Like I said, whether the CoI exists in practice or not is irrelevant – the hypothetical that in the event of choosing between public and their own interests that the board members would be 100% impartial (even to their own detriment) is fanciful, and regulators tend to agree, as per structures elsewhere.

            Human nature is complicated and to think that someone can act impartially even if they try really really hard is pretty niave to be honest. This is understood and reflected in the laws elsewhere.

          • Jarrod McMaugh
            30/11/2018

            I would suggest that if you believe that membership of an organisation doesn’t reflect the potential for a conflict of interest, then you don’t understand the nature of CoI.

            If you believe that having a pecuniary interest in a business is the only manner in which a CoI can exist, then you definitely don’t understand CoI.

          • United we stand
            30/11/2018

            Just to refresh everyone’s memory, it wasn’t long ago that PGA was seeking to axe penalty rates and put a hold on Fair works commision review of pharmacist award rates. At such a critical juncture, many PSA members asked their representing organisation to speak out against these actions to which PSA was quick to pull away from the discussion all together stating this is not a matter for them to discuss and they currently don’t have a say on the matter.

            Once the penalty rates were gone and the wage review was lost into oblivion, their newly appointed president was quick to call for better pay etc, knowing fully well that ship has sailed long ago.

            Now they are conning a new generation of young pharmacists into overpriced memberships making them believe they will seek them better working conditions and award rates, while piling on new responsibilities on their backs knowing fully well the system is built to keep them poor for years to come.

            And the cycle continues….

          • Jarrod McMaugh
            30/11/2018

            Wow you don’t mind misreprenting the facts do you

            PSA is a membership organisation – it isn’t a union, nor is it an employer organisation. That means PSA is not empowered to negotiate for changes to the award.

            PPA certainly has this role AND response nsibility, yet consistently fails to deliver.

            PPA has long been ineffective. They sat on their hands in the 90s & 00s when there was capacity to wring more money out of the PBS for wages.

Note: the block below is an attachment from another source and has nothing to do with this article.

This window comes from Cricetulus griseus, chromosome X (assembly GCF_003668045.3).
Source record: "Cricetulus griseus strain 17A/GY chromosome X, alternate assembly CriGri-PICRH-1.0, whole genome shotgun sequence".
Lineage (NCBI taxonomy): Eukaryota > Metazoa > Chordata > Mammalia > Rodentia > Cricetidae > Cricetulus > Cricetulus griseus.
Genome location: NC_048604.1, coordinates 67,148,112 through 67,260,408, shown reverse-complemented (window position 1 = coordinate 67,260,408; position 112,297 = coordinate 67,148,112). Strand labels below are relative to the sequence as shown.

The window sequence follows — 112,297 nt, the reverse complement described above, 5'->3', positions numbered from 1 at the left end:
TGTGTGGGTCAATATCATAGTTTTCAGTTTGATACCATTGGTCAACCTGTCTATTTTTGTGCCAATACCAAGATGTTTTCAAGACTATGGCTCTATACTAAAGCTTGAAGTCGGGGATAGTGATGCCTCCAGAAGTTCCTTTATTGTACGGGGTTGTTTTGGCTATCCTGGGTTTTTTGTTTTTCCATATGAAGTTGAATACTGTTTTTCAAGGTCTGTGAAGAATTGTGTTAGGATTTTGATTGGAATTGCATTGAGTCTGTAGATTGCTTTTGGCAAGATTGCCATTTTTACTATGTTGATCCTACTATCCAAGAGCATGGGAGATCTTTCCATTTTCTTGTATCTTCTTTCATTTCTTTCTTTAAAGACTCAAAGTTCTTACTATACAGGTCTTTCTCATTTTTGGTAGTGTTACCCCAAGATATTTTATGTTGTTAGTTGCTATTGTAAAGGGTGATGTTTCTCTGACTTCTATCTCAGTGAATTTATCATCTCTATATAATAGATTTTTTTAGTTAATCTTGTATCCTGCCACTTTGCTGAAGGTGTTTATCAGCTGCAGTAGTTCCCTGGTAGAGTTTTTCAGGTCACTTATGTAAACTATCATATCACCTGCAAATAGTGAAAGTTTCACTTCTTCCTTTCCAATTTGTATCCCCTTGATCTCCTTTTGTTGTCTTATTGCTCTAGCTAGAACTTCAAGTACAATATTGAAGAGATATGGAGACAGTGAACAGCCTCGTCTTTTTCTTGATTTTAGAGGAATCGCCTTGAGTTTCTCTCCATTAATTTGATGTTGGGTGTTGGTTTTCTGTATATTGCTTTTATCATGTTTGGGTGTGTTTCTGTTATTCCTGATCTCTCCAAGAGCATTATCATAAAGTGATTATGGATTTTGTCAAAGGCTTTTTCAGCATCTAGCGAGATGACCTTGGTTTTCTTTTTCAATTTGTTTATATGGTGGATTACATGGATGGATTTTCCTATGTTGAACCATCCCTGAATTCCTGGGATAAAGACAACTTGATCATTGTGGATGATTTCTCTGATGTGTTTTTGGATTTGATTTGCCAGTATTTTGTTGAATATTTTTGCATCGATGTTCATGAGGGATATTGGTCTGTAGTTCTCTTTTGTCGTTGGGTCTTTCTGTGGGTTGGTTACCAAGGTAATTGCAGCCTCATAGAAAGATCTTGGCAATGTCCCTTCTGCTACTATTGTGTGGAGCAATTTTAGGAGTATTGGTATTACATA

In recent years PPA has pushed for supermarket ownership of pharmacies so they could engage in collective bargaining, despite evidence that supermarkets & unions have negotiated WORSE outcomes for supermarket employees

            Most recently, PPA actually made some headway with the wage case review…. Yet in the end the submission by PPA has no teeth!

            In the end PPA has been ineffectual, slings mud around at everyone else and blames everyone else for their failings.

            Pharmacists deserve much much better representation than this – it’s no wonder membership is so low.

          • Gavin Mingay
            02/12/2018

            “PSA works to identify, unlock and advance opportunities for pharmacists to realise their full potential, to be appropriately recognised and fairly remunerated.”
            So PSA says it does the job, but isn’t empowered to do so?

          • Jarrod McMaugh
            02/12/2018

            PSA specifically cannot participate in a wage case review or industrial relations, as this requires the involvement of an employer organisation or an employee organisation. Since PSA represents all pharmacists, it is not appropriate for PSA to take on either of these roles.

            Other methods – such as establishing new settings of employment, recognition of scope of practice, influencing legislation & regulation, etc are part of PSAs role

          • Gavin Mingay
            02/12/2018

            So the spelling error in “The PSA will positively influence the roles, responsibilities and renumeration of pharmacists in our health system” probably makes it actually more accurate? The PSA can count pharmacists, but can’t positively influence us getting a fair wage…